[Figure 3]
Figure 3
A projection of the structure of (I)[link] along the b axis, showing the two-dimensional sheets extending parellel to the ac plane. All H atoms have been omitted for clarity.
[Figure 4]
Figure 4
A projection of the structure of (I)[link] along the a axis, showing the three-dimensional hydrogen-bonded structure. All C-bound H atoms have been omitted for clarity. Dashed lines indicate hydrogen bonds.
[Figure 5]
Figure 5
An illustration of the topological structure of (I)[link]. Spheres represent eight-connected nodes and lines represent ADB ligands and hydrogen-bond linkers (pink and blue lines, respectively, in the electronic version of the paper).

Experimental

A mixture of Zn(OAc)2·2H2O (11 mg, 0.05 mmol), H2ADB (7 mg, 0.025 mmol) and H2O (4 ml) was sealed in a 10 ml Pyrex glass tube and heated at 393 K for 4 d, then cooled to room temperature at a rate of 5 K h−1. Orange blocks of (I)[link] were collected, washed thoroughly with H2O and dried in air (yield 12 mg, 68% based on Zn). IR (KBr disc, ν, cm−1): 3350 (m), 3272 (m), 3070 (w), 2930 (w), 1651 (s), 1590 (s), 1552 (s), 1475 (m), 1430 (m), 1390 (s), 1315 (w), 1255 (w), 1222 (w), 1159 (m), 1110 (m), 1077 (m), 936 (w), 819 (m), 780 (m), 686 (m), 538 (w), 401 (w).

Crystal data
  • [Zn(C14H8N2O4)(H2O)]

  • Mr = 351.61

  • Monoclinic, P 2/c

  • a = 14.424 (4) Å

  • b = 6.3401 (16) Å

  • c = 7.234 (2) Å

  • β = 92.51 (3)°

  • V = 660.9 (3) Å3

  • Z = 2

  • Mo Kα radiation

  • μ = 1.89 mm−1

  • T = 296 K

  • 0.17 × 0.12 × 0.10 mm

Data collection
  • Bruker APEXII CCD area-detector diffractometer

  • Absorption correction: multi-scan (SADABS; Bruker, 2003[Bruker (2003). SADABS, SMART and SAINT. Bruker AXS Inc., Madison, Wisconsin, USA.]) Tmin = 0.740, Tmax = 0.834

  • 8726 measured reflections

  • 1172 independent reflections

  • 1085 reflections with I > 2σ(I)

  • Rint = 0.038

Refinement
  • R[F2 > 2σ(F2)] = 0.030

  • wR(F2) = 0.072

  • S = 1.10

  • 1172 reflections

  • 105 parameters

  • 1 restraint

  • H atoms treated by a mixture of independent and constrained refinement

  • Δρmax = 0.53 e Å−3

  • Δρmin = −0.34 e Å−3

Table 1
Hydrogen-bond geometry (Å, °)

D—H⋯AD—HH⋯ADAD—H⋯A
O1W—H1W⋯O2v0.82 (2)1.85 (2)2.639 (3)160 (4)
Symmetry code: (v) x, y-1, z.

The unique H atom (H1W) of the coordinated water mol­ecule (O1W) was located in a difference Fourier map and refined with a distance restraint [O—H = 0.83 (2) Å]. The second water H atom is generated by the crystallographic twofold axis. All other H atoms were placed in geometrically idealized positions, with C—H = 0.93 Å, and constrained to ride on their parent atoms, with Uiso(H) = 1.2Ueq(C).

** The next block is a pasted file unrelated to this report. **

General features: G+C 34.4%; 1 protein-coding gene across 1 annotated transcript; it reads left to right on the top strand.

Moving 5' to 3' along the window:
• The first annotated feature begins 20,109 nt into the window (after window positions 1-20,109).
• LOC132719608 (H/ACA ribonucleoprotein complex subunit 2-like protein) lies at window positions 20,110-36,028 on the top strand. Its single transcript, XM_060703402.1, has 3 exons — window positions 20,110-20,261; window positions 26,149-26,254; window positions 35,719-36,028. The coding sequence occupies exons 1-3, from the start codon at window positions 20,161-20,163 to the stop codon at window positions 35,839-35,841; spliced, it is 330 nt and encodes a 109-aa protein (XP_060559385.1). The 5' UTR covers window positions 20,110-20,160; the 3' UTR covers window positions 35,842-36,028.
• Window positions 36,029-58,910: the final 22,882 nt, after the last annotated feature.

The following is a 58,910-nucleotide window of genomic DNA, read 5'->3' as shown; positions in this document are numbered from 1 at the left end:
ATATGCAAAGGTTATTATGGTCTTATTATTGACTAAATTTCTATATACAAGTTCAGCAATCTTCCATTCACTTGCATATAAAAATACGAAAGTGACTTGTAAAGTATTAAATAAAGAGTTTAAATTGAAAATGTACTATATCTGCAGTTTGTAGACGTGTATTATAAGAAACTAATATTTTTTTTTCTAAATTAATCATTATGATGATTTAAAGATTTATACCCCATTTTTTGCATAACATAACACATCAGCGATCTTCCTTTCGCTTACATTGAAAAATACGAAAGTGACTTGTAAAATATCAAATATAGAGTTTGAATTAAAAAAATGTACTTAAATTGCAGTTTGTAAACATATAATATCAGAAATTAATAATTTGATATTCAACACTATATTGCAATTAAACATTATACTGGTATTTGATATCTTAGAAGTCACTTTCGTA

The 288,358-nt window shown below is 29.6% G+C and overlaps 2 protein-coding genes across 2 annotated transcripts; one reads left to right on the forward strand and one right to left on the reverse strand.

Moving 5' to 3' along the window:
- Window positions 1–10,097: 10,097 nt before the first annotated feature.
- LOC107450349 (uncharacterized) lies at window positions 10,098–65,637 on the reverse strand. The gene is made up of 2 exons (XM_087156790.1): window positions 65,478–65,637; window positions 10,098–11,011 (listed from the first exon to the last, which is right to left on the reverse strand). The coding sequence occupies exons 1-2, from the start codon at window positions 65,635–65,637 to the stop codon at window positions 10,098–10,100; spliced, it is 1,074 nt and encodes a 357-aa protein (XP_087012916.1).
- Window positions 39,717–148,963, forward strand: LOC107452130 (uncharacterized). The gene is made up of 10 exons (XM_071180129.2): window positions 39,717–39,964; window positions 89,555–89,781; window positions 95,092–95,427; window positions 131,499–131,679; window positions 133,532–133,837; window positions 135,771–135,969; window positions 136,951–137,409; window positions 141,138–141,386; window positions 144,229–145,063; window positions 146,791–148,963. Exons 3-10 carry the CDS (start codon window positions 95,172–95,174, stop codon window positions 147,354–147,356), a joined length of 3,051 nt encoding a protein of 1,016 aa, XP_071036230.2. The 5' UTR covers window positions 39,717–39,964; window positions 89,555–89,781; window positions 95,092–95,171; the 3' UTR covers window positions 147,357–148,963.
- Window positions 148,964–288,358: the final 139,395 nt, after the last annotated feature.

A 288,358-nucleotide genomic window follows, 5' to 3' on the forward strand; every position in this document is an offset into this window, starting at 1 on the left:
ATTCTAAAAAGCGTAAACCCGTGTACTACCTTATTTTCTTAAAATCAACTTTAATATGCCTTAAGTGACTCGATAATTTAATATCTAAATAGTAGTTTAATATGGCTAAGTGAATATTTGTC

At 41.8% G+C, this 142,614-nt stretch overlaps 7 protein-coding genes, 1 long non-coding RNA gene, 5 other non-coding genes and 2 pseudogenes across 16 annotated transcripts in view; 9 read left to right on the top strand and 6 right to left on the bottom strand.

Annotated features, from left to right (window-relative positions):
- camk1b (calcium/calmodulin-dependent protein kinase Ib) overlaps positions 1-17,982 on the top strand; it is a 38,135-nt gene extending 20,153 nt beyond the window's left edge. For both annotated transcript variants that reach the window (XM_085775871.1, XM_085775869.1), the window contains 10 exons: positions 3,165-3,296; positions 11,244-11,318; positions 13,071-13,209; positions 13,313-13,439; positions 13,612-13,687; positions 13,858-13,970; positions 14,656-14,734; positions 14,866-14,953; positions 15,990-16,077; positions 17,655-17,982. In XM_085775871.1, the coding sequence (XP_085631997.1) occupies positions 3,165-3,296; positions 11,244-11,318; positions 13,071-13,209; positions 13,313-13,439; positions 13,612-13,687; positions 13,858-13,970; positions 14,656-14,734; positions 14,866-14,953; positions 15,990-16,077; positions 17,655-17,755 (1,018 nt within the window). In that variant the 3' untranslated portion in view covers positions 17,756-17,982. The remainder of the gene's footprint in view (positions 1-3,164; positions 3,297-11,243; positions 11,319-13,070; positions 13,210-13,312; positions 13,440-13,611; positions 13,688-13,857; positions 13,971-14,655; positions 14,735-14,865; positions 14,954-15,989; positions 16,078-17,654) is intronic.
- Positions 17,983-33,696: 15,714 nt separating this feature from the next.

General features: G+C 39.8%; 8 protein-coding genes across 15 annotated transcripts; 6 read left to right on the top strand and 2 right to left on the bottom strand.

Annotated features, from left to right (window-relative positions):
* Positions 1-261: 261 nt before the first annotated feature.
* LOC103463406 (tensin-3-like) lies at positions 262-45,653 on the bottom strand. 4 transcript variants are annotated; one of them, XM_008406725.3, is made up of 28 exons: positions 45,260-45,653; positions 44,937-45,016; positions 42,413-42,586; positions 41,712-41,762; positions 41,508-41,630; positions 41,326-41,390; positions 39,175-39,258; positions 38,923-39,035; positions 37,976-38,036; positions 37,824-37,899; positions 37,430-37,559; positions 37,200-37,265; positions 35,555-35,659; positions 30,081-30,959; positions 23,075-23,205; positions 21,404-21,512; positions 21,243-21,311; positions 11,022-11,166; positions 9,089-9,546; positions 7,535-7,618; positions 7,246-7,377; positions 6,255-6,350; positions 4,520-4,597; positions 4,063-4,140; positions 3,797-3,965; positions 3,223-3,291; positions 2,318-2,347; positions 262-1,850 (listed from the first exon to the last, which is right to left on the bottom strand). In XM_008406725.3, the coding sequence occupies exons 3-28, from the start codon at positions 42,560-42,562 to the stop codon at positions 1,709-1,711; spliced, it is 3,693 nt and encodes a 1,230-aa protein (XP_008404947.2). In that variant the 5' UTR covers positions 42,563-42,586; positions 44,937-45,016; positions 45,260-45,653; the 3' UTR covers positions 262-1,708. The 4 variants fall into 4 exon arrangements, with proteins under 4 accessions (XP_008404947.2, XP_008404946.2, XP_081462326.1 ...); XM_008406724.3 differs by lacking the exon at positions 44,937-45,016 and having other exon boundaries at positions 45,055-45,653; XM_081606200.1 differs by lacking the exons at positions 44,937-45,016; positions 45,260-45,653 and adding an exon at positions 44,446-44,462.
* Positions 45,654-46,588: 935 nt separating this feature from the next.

Data collection: APEX2 (Bruker, 2005[Bruker (2005). APEX2. Bruker AXS Inc., Madison, Wisconsin, USA.]); cell refinement: SAINT (Bruker, 2003[Bruker (2003). SADABS, SMART and SAINT. Bruker AXS Inc., Madison, Wisconsin, USA.]); data reduction: SAINT; program(s) used to solve structure: SHELXS97 (Sheldrick, 2008[Sheldrick, G. M. (2008). Acta Cryst. A64, 112-122.]); program(s) used to refine structure: SHELXL97 (Sheldrick, 2008[Sheldrick, G. M. (2008). Acta Cryst. A64, 112-122.]); molecular graphics: XP (Sheldrick, 2008[Sheldrick, G. M. (2008). Acta Cryst. A64, 112-122.]) and DIAMOND (Brandenburg, 1999[Brandenburg, K. (1999). DIAMOND. Crystal Impact GbR, Bonn, Germany.]); software used to prepare material for publication: SHELXTL (Sheldrick, 2008[Sheldrick, G. M. (2008). Acta Cryst. A64, 112-122.]) and PLATON (Spek, 2009[Spek, A. L. (2009). Acta Cryst. D65, 148-155.]).

Supporting information


Comment top

In recent years, azobenzoic acid derivatives such as azobenzenedicarboxylic, azobenzenetricarboxylic and azobenzenetetracarboxylic acids have been employed as good bridging ligands for constructing various types of functional metal–organic frameworks (MOFs) (Cairns et al., 2008; Lee et al., 2008; Bhattacharya et al., 2011; Yang et al., 2011; Liu, Ren et al., 2011; Liu, Wan et al., 2011; Liu & Xu, 2009). For example, Yaghi and co-workers used 4,4'-azodibenzoic acid (4,4'-H2ADB) reacted with Tb(NO3)3.5H2O to form an interpenetrating network of {Tb2(ADB)3[(CH3)2SO]4.16[(CH3)2SO]}n with a large free volume (Reineke et al., 2000). Recently, Lu and co-workers reported three porous MOFs constructed from azobenzene-3,5,4'-tricarboxylic acid (H3ABTC) and Cd(NO3)2.4H2O or MnCl2.4H2O (Meng et al., 2011). Qiu and co-workers used 3,3',5,5'-azobenzenetetracarboxylic acid (H4ABTC) to construct three three-dimensional microporous MOFs with NbO and PtS topologies, which show hydrogen storage and luminescent properties (Xue et al., 2008). As for 3,3'-(diazenediyl)dibenzoic acid (H2ADB), Cudic et al. (1999) studied the host–guest chemistry between cyclo-bis-intercaland and ADB, and recently Chen et al. (2008) reported seven coordination polymers based on the assembly of H2ADB with Zn(OAc)2, PbI2, Co(OAc)2, Y(OAc)3, Sm(OAc)3 or Er(OAc)3, and/or 1,10-phenanthroline, which displayed considerable structural variety. Chen's ZnII ADB coordination polymer, [Zn(ADB)(EtOH)]n, was synthesized from Zn(OAc)2, pyridine and H2ADB in a mixture of solvents (DMF/H2O/EtOH) and shows a two-dimensional (4,4) network with Zn2 units serving as four-connecting square nodes (Chen et al., 2008). To better understand the coordination chemistry of 3,3'-(diazenediyl)dibenzoic acid, we have employed it in a reaction with Zn(OAc)2.2H2O in H2O and obtained the title three-dimensional coordination polymer [Zn(ADB)(H2O)]n, (I).